There will be a book signing with Hamza at 12:30pm in the Festival Bookshop.
In The Farmer’s Wife: My Life in Days, Helen Rebanks takes readers from the farmhouse table of her grandmother, through a journey of self-discovery and into the rural Lake District home she now shares with her husband James Rebanks, four children and a plethora of animals.
In discussion with journalist and television presenter Louise Minchin, Rebanks shares stories about her life, loves and work, honestly and intimately meditating on the power of domestic life and encouraging us all to increase our appreciation of the natural world.
Dive into the world of modern spies with Ava Glass and Kim Sherwood, as they introduce their new books and discuss the enduring appeal of spy fiction.
Sherwood’s Double or Nothing is the first in a trilogy of novels expanding Ian Fleming’s James Bond universe, and focuses on a new generation of spies. Johanna Harwood, 003, Joseph Dryden, 004, and Sid Bashir, 009, must work together to investigate Sir Bertram Paradise, a tech billionaire who claims he can reverse the climate crisis and save the planet.
Glass’ high-octane thriller The Traitor is set in the billionaires’ playground of the glamourous French Riviera as British agent Emma Makepeace goes undercover as a crew member on luxury super yacht to bring down its Russian owner and his supermodel girlfriend, who are suspected of procuring illegal weapons from the UK via a traitor. Witnessing a murder, Emma must find the traitor before he finds her.
Glass is a former civil servant with the highest security clearance bar one and prior to working at the Home Office was a crime reporter.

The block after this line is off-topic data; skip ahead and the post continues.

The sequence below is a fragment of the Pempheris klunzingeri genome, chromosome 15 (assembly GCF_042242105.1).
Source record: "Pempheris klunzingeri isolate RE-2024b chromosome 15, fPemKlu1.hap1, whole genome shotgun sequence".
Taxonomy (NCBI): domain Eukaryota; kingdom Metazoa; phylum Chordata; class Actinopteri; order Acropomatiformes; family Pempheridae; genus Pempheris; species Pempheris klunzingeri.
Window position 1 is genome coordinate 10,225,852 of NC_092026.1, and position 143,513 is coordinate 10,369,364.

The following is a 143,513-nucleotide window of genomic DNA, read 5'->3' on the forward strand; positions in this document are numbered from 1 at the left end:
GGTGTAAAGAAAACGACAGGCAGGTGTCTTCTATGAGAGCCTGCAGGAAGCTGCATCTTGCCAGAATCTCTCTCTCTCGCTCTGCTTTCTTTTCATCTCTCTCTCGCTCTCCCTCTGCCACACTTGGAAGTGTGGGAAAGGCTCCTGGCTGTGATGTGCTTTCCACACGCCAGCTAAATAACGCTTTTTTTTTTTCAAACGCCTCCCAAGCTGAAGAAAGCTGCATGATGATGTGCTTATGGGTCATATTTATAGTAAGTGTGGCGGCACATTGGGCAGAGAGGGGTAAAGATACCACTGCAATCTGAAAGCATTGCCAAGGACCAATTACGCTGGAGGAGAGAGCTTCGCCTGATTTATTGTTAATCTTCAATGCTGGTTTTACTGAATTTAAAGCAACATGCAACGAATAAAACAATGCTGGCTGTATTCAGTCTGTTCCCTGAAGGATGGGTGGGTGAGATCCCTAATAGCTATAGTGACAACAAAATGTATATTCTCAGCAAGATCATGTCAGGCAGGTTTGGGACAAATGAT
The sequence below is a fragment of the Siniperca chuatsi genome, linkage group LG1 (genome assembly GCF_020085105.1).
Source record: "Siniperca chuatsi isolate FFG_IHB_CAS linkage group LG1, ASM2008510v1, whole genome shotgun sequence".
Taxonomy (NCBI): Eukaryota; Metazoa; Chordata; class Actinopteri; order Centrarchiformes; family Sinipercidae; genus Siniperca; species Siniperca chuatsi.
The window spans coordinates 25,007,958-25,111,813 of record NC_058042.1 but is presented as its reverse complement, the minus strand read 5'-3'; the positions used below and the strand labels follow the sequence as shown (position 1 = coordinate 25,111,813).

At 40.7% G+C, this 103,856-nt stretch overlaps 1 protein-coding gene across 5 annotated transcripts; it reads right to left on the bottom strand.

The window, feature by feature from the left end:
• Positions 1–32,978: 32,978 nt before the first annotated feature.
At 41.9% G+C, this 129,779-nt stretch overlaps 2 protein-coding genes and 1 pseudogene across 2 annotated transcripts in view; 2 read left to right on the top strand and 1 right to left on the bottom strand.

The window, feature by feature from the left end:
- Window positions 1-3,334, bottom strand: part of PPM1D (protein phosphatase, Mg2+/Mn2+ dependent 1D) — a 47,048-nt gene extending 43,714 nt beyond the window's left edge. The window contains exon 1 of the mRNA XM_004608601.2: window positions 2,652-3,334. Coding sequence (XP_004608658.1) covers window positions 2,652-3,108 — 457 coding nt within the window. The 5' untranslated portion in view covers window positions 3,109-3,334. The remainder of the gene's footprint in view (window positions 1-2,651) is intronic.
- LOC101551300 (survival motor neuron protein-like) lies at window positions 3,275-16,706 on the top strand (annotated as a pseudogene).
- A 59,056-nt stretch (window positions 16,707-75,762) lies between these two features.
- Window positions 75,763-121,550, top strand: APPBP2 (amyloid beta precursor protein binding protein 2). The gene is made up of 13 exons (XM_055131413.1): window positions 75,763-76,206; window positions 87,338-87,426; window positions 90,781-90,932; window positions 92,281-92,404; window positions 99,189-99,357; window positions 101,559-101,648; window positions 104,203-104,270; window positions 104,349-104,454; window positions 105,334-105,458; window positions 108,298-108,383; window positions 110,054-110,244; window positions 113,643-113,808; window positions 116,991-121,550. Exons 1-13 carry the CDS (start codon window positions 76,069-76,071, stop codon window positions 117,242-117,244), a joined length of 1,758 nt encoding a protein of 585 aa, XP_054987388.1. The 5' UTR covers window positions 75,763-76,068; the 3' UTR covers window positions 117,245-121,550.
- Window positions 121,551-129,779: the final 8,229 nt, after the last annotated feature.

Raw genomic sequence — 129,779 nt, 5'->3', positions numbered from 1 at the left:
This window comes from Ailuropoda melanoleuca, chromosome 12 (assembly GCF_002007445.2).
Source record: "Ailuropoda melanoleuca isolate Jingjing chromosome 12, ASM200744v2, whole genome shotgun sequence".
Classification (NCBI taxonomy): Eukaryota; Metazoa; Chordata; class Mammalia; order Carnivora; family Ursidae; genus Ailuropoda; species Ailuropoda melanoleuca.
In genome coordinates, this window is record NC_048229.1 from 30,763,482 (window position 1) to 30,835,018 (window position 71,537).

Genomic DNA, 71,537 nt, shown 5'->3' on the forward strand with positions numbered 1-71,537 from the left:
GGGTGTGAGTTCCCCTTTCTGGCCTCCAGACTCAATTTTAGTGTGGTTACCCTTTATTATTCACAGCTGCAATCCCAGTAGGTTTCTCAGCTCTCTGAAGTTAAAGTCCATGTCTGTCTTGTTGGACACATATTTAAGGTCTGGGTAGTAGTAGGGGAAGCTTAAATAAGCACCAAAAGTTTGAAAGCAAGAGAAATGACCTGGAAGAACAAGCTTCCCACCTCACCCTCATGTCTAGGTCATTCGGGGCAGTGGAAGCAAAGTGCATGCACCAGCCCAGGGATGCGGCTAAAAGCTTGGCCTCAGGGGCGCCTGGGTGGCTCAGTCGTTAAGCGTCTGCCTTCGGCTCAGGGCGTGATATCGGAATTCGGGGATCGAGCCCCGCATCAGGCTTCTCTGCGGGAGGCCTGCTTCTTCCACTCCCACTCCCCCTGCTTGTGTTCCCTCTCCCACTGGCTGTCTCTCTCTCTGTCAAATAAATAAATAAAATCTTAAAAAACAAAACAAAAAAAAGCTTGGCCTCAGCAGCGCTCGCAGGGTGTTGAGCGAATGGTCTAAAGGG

Sherwood is a novelist and a lecturer in creative writing at the University of Edinburgh. Her award-winning debut novel Testament was released in 2018 and her book A Wild & True Relation, following a crew of smugglers in eighteenth-century Devon, was published this year.
They talk to author and journalist Oliver Bullough.
Ever wanted to take a photo of the magnificence of the night sky, but only succeeded in capturing a dull blue and a blurred moon? Then come along to this night photography workshop, where you’ll learn photography techniques for your phone, including how to take a star trail photo.
For centuries, British identity has been shaped by ideas of exceptionalism, grandeur and competence, but British democracy is failing and for decades, large swathes of the country have been shut out, condemned to low productivity, underinvestment and managed decline, stripped of their voice.
Award-winning journalist Gavin Esler and MP Lisa Nandy set out how Britain can build a better future for everyone and reimagine the relationship between a government and its people.
Esler’s Britain Is Better Than This explores the structural and constitutional failures at the heart of a sclerotic political system and offers practical solutions to answer the key question of our time: what do we need to do to build a better future?
In All In: How We Build a Country That Works, Nandy – MP for Wigan and Shadow Secretary of State for Levelling Up, Housing and Communities – charts a course towards a fairer, more equal and more prosperous country by drawing on the greatest asset we have: each other.